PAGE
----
People and productivity
How to make the connection.
Improve the performance of your manufacturing operation by engaging employees to drive productivity improvements.
Manufacturers are facing unprecedented competition. As raw materials and other costs rise, company owners are feeling the pressure to lower costs and increase productivity.
There are ways to improve business without breaking the bank. Almost every plant can improve operational performance by at least 10%. Indeed, in some cases efficiency can be improved by as much as 50%, but employees must be engaged.
People drive productivity. Working with front-line staff will identify the best ways to increase profits. One plant that pursued this ‘people and productivity’ agenda continues to reap the benefits.
The supplier of household products harvested significant savings at its powdered laundry detergent packaging plant by addressing issues that affected productivity and material yield.
The plant was having trouble keeping up with production demands and cost overruns were significant, including annual material losses of $2.4 million from product overfill. Equipment was not used efficiently and downtime was an issue. There was also a lack of standardized training on the shop floor, which made it difficult to maintain consistent performance.
The plant’s employees were brought into the transformation process from the beginning. The plant manager, supervisors and those who worked on the shop floor were shown that the operation was not performing to its potential because of three related issues: equipment was running below target speed, the amount of downtime on the packaging lines and material waste. They learned the solution to these issues required engagement and accountability.
Key personnel were coached and several workshops were held to show them:
• How to identify the biggest opportunities for change within the plant.
• How to quantify performance and prioritize the problems causing lost time and money.
• Advanced problem solving techniques.
• Principles of continuous improvement and what’s required to continue a process of focusing, prioritizing and problem solving.
To sustain results and accelerate internal improvements the project team worked with employees to determine what they were doing on an hourly basis, built tracking mechanisms and then developed accountability structures. All levels of management were empowered to review performance every hour.
The result was improvements worth $1.36 million annually from a 39% reduction in material overfills and a 19% improvement in equipment efficiency and workforce engagement, training and accountability structures at all levels of the organization helped to sustain the improvements.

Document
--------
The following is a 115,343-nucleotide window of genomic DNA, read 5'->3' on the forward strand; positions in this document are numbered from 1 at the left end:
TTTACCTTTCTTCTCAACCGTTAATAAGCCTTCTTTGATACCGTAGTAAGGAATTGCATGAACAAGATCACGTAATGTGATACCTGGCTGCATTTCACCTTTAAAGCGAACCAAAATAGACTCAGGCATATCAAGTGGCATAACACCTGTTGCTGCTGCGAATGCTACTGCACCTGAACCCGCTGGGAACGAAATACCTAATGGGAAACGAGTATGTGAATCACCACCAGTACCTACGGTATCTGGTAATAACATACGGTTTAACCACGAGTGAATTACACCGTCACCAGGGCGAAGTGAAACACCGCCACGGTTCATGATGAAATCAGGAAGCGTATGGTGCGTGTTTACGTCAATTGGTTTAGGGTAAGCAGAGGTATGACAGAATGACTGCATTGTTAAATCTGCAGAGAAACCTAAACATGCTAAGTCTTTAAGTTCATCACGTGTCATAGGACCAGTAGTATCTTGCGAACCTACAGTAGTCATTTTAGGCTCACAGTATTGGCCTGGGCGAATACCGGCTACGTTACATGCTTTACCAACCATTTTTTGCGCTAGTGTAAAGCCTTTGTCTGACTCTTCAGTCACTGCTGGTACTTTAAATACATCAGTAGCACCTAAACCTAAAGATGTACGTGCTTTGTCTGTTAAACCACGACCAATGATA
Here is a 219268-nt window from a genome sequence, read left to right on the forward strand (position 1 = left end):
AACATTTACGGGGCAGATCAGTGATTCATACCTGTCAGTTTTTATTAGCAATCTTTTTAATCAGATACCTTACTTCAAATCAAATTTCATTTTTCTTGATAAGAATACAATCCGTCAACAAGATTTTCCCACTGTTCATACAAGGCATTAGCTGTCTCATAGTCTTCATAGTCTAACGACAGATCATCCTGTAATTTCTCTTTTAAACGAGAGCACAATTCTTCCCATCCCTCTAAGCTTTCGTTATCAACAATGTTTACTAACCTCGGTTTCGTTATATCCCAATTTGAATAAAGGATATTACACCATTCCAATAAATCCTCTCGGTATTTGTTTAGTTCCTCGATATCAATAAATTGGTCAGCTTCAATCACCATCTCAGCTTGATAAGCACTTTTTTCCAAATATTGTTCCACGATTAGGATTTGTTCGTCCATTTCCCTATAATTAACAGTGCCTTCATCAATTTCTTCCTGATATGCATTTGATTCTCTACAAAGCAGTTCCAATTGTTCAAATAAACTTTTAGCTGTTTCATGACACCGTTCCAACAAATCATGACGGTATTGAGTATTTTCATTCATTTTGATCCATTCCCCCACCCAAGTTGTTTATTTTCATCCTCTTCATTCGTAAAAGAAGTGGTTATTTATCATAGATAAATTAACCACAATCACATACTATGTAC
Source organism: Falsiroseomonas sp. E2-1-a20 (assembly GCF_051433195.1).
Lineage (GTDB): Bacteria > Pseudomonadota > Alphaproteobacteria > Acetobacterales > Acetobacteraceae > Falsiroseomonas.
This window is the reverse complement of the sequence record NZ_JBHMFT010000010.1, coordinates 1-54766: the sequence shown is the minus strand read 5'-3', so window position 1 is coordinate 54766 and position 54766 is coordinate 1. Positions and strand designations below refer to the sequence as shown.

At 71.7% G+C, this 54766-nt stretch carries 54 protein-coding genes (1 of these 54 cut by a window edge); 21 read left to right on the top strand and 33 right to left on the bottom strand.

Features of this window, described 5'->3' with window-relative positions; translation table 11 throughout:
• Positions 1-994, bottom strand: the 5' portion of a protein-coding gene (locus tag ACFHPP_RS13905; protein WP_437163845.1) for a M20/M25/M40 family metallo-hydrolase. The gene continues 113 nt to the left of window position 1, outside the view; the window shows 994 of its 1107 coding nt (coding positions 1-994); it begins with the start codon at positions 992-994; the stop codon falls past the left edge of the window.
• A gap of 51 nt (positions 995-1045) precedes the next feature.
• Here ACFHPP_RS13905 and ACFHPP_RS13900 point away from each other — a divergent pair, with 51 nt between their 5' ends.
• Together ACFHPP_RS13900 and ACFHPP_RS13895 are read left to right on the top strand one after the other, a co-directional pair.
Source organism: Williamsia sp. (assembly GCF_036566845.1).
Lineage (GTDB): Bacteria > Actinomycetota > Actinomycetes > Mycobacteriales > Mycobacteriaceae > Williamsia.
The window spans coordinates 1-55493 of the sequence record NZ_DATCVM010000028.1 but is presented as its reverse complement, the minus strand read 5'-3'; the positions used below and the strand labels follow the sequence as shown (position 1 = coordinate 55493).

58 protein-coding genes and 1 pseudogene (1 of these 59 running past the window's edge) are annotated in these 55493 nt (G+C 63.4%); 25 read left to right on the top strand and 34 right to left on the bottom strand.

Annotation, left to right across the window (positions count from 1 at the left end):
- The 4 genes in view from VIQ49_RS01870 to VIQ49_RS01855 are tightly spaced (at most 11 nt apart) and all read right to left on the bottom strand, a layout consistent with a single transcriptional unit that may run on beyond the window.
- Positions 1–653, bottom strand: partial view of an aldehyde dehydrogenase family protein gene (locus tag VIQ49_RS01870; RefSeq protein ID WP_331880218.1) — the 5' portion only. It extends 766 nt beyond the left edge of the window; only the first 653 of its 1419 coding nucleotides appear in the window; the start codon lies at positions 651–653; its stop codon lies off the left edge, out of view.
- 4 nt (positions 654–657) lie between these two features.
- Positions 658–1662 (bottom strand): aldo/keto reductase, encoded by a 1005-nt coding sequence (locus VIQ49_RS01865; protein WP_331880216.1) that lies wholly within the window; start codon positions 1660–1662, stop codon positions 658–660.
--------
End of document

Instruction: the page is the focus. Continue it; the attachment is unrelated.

Here are some tips that will help you improve productivity:
• Follow the money. Prioritize and examine the areas that represent the largest annual cost to the business and prioritize the ones that represent the best opportunities for improvement.
• Compare plant IT data from the last six to 12 months with an on-the-ground assessment. What does the data say should actually be happening? Are there discrepancies with what is observed on the shop floor?
• Interview as many people as possible about their perceptions of the data. After observation and analysis, circle back to the shop floor, supervisors and management to get a sense of how issues and challenges are perceived. These insights are crucial when it comes to implementing recommended changes.
• Challenge processes and solutions. If the problems were simple to solve they wouldn’t exist. Take the perspective that “this machine can run better, let’s figure out how” rather than “this is as good as it gets” or “it has always been that way.”
• Measure and prioritize problems. Always base prioritization and action on evidence and facts.
• Provide training and facilitate buy-in from those who will drive the change. Determine who can best drive the change and train them. Train staff on process changes and implement accountability structures.
Most importantly, show people the results they have achieved, which will help position the plant for long-term success.
Alan Rogers is business manager at Newton North America, an operational and financial improvement firm with offices in Canada, Europe and the US. To access Newton’s whitepaper on world-class manufacturing go to http://bit.ly/Vy9ROu.
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This article appears in the July/August 2013 edition of PLANT.